With a new future ahead, he decided to get his doctorate from the Grady College of Journalism at the University of Georgia. After finalizing his degree, he began looking for teaching positions. This led him to a job as a professor in the business school at Western State College of Colorado for one year. Then, in 2002, a former colleague who had been hired to help build the Mass Communications Department at Piedmont College contacted him.  The associate wanted Van Cantfort to take a job at Piedmont to help establish the department, and he accepted.

Since then, he has served as a mass communications professor at Piedmont. He became the chair of the department. As head of the department, he holds many responsibilities, but his true passion still lies in the classroom.

”When I was first asked to come to Piedmont, I knew I wanted to be in the classroom, mainly,” he said. “In the discussions in coming here, one point that I made very clear to the administration was that I would not be the chair. I wanted to be in the classroom a lot, helping to design classes. When I was asked to be the interim chair, it wasn’t what I wanted to do, but I wanted the program to be successful, so I told him I would do it for that year, and that was in 2008.”

Van Cantfort was told by the president of the college at the time that they would be looking for someone to fill the role of head of the department. However, Piedmont has yet to find anyone, so Van Cantfort still serves as the chair today.

Outside of his many duties at Piedmont, Van Cantfort said he enjoys gardening, playing tennis, golfing and jogging with his dog, Lucas. He also said he enjoys acting as a consultant for radio station operators and is actively involved with the Georgia Association of Broadcasters.

Stemming from his love of jogging as well as his successful radio career, one of his most acclaimed accomplishments is when he was chosen to be the torchbearer in the 1996 Olympics in Milledgeville. Citizens of Milledgeville nominated those in their community that they felt had made a positive impact, and Van Cantfort earned their votes.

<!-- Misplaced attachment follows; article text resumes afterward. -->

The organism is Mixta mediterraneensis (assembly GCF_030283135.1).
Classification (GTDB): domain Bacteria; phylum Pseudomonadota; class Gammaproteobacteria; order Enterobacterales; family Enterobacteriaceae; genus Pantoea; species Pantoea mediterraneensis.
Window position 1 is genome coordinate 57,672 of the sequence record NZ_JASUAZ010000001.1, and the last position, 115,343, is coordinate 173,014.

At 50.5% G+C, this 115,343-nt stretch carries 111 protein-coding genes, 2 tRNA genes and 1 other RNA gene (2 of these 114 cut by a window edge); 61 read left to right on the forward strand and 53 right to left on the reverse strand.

Throughout the Mass Communications Department, many students find Van Cantfort’s classes tough and deem him as intimidating, according to several students.  However, they also know that he is experienced and knowledgeable in the communications field, so they look to him as a mentor and respected professor, including senior mass communications student Ethan Amason. Amason transferred to Piedmont in his junior year of college, and, since then, Van Cantfort—-affectionately known as ‘DVC’ to his students—- has helped Amason to get on track with his degree, as well as any other guidance he needed.

“DVC scared me at first,” Amason said. “I mean, who wouldn’t be scared of him? He has the voice of God. I’m still intimidated by him even now at times, but deep down, I really like him as a person and a professor. He is like a father-figure to all the mass communications students.”

“I found my love for radio because of DVC,” said sophomore mass communication student Leslie Pritchett. “He is really tough, but he knows what he’s doing,, and I trust that he is preparing me in the best way possible.”